UPDATE Oct. 10, 2010: City of San Antonio crews are already at work. From Burr St. South to Funston repairs are underway. The Alamo Heights section, however, seems worse than ever before with actual street holes now that could damage vehicles and perhaps cause accidents.
AlamoCityTimes.com Patricio Espinoza talks to residents in the area frustrated of driving on N. New Braunfels between Funston Pl. and Austin Hwy. where a great percentage of the street has been in need of repairs for years. In the process of preparing this report, ACTimes Tony Cantu finds out how repairs could be done before year’s end. And Photographer Bernessa Jakle captures the scene.
:: Includes Interactive Multi-Media: ride along video, map & locations, video report and slideshow. And scroll down to find out when repairs are expected.
:: Story funding provided by Community Contributors like you and SPOT.us
:: A Fix appears to be near
Motorists traveling along North New Braunfels Avenue – particularly the stretch between Funston Place and Austin Highway – have grown accustomed to the frustrations of traveling on roadway in dire need of repair.
Road repairs have taken a long time to fix given a triple layer of bureaucratic red tape, with three different jurisdictions having to sign off on repairs. But now, repairs are on the horizon with expected completion expected before the end of the year.
San Antonio and Alamo Heights share responsibilities for the repairs.
The City of Alamo Heights is responsible for repair work on the section of North New Braunfels between Austin Highway and Burr. But officials had to wait on proceeds from a $7.5 million bond issuance before starting on citywide street repair, including the area along North New Braunfels. Work on the roadway was further delayed by preliminary water main improvements and consultations with neighboring city Terrell Hills to ensure they were apprised of the work to be performed.
Add to that the portion that the City of San Antonio has over its jurisdiction – the stretch of North New Braunfels between Austin Highway and Pershing Avenue, an artery running north of Funston Place – and one begins to understand the prolonged nature of achieving such work.
At long last, motorists may finally see relief.
Shawn Eddy, the public works director for the city of Alamo Heights, said his city’s portion of the roadway should be fixed by November, although no specific date was provided.
“We agree that the street is in rough shape, and we have scheduled a mill and overlay of the pavement as soon as needed water main improvements by both SAWS and the City of Alamo Heights are completed,” Eddy said, referencing the San Antonio Water System.
The public works director noted the Alamo Heights has coordinated all the work in the area with not only SAWS and San Antonio, but the neighboring city of Terrell Hills as well. Funding for the Alamo Heights portion of repair work is part of a $7.5 million issuance of city debt – a series of certificates of obligation not requiring voter approval – which the Alamo Heights City Council approved in 2007.
San Antonio’s portion of N. New Braunfels repairs to begin this week.
For their part, San Antonio city officials have scheduled to begin work on their portion of roadway starting this week, said April Hernandez, a spokeswoman for the city’s public works department. The City of San Antonio is responsible for the stretch of N. New Braunfels between Austin Highway and Pershing Avenue, an artery that runs just north of Funston Place.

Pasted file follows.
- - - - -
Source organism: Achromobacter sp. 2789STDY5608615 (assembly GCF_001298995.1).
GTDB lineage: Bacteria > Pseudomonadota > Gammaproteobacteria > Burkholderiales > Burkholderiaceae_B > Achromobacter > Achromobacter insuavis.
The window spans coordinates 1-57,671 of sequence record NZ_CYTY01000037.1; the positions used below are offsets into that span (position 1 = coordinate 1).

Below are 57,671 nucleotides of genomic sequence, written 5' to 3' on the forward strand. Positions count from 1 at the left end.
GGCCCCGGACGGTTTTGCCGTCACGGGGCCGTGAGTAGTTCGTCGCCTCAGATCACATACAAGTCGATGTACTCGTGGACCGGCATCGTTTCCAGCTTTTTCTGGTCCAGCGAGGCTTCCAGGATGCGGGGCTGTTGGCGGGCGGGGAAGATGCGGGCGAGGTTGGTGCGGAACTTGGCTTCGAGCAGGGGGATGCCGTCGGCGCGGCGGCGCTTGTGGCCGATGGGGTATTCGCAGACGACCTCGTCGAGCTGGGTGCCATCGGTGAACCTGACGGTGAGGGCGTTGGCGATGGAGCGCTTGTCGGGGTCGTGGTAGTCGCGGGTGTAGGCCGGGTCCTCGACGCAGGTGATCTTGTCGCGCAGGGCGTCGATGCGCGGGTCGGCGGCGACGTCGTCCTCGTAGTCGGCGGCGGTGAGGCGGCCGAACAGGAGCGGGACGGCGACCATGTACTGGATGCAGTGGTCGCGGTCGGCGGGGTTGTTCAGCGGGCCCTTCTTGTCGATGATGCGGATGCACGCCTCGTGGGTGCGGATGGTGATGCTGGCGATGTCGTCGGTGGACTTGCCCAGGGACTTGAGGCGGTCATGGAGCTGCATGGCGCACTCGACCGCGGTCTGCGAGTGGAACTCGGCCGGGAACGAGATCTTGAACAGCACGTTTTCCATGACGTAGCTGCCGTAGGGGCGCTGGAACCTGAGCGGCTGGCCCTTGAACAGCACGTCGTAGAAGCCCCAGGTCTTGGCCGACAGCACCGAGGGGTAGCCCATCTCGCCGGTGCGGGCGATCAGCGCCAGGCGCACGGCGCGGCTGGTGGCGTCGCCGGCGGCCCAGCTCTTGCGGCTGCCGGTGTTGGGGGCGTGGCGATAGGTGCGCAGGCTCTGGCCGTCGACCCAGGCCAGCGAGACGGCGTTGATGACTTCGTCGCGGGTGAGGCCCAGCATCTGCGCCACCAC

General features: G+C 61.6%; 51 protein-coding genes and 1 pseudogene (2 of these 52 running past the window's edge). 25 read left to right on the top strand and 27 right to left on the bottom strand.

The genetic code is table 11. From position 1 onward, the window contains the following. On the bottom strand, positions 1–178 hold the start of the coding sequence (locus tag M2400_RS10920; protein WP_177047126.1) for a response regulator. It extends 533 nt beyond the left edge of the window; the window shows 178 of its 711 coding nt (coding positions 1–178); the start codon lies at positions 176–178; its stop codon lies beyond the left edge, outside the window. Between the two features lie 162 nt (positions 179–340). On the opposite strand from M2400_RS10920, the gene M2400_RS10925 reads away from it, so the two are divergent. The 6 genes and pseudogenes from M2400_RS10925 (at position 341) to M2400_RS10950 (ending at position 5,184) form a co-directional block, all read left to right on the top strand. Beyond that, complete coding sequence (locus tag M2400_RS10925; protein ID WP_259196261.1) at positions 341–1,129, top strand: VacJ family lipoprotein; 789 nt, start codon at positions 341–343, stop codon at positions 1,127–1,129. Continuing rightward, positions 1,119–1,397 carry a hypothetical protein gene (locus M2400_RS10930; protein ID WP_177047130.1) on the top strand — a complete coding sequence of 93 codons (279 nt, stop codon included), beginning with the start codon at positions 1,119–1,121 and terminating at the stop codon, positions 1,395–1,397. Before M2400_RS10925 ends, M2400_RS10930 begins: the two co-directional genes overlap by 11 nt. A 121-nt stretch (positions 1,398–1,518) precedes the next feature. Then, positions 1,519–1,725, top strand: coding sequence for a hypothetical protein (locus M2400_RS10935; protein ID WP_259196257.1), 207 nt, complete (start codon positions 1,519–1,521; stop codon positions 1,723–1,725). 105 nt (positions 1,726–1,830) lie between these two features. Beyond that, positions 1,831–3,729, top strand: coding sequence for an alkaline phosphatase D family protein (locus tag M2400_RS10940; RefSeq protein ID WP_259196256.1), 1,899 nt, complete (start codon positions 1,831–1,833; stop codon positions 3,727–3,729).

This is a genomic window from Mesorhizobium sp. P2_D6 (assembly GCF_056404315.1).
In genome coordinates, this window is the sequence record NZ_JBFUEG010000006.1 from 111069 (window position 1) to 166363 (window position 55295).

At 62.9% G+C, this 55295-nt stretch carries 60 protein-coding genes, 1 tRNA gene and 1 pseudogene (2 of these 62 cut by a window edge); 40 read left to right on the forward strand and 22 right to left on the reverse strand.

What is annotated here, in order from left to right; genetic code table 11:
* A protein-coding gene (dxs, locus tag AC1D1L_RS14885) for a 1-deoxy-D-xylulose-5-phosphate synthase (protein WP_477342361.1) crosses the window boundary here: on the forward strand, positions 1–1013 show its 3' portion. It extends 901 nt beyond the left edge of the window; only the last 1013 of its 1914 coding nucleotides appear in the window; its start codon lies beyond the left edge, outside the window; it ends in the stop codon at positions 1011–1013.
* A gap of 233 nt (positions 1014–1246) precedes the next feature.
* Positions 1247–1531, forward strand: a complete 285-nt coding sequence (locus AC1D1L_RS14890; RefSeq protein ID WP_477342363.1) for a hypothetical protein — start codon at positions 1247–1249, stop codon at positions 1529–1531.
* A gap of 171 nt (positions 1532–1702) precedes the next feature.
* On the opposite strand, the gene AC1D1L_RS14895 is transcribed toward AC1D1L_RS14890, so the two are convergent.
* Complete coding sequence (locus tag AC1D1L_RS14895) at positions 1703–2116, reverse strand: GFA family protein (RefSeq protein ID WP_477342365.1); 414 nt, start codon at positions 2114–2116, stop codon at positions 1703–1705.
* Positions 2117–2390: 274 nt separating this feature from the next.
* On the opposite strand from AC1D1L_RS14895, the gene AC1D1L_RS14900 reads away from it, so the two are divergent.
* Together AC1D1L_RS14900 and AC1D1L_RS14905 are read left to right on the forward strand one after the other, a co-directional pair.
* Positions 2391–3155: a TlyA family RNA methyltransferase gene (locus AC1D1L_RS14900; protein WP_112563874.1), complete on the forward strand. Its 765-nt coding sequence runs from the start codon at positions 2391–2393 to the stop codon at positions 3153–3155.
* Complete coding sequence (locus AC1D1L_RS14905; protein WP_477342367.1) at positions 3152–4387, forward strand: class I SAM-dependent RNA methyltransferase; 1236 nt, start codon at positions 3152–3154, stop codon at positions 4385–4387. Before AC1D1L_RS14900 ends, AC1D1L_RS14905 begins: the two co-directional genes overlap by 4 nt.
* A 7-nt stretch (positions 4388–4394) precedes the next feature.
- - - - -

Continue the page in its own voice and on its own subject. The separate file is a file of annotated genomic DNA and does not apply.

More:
The entire area is heavily traveled not only by residents of the area but by visitors lured to a number of points of interest in the area, which only serves to add to the wear and tear of city streets. On the west side of North New Braunfels is the San Antonio Country Club, while on its east side are situated both the University of the Incarnate Word and Trinity University past Broadway.
Also in the area’s midst is Brackenridge Park with its popular zoo attraction and adjacent municipal golf course along with Mahncke Park. And easily accessed via N. New Braunfels is Fort Sam Houston, which is set to grow exponentially in staff as a result of recent action by the Base Realignment and Closure Commission to bolster the military installation’s mission.
San Antonio public works spokeswoman Hernandez said the contractor on the project expects to finish the work by Sept. 30. She said the cost to repair San Antonio’s portion of the road work is an estimated $160,000, part of a so-called rolling five-year plan the city has set as a goal.
Hernandez said she empathizes with motorists’ frustrations, but explained the City of San Antonio has roughly 12,000 miles of street currently in need of repair.
:: Drive Along N. New Braunfels
City officials use a rating system – the Pavement Condition Rating or PCR – in judging the urgency of repairs, assigning a category to each street that ranges from failed and very poor to very good and excellent, she said. The number of complaints to the city’s 311 help line also is taken into account, she said.
“We prioritize streets based on PCR,” she said. “But we have 12,000 lane miles of street network. The network is so large, in order to be able to reach as many streets as possible, we developed the PCR system. This is not to say that one street is more important than another.”
San Antonio officials developed a five-year plan outlining streets to be fixed in that time period. After passage of the city budget on Sept. 16, officials were able to post a new schedule of street repairs running from 2011 to 2015, she noted.
More information on slated street repairs can be found at sanantonio.gov/publicworks
:: Interactive Maps & Photos
Click on photos to enlarge. You can drag map around with your mouse, zoom in/out.
View N. New Braunfels 78209 in a larger map
:: Photos Slideshow
Roll-over mouse to see Slideshow play button.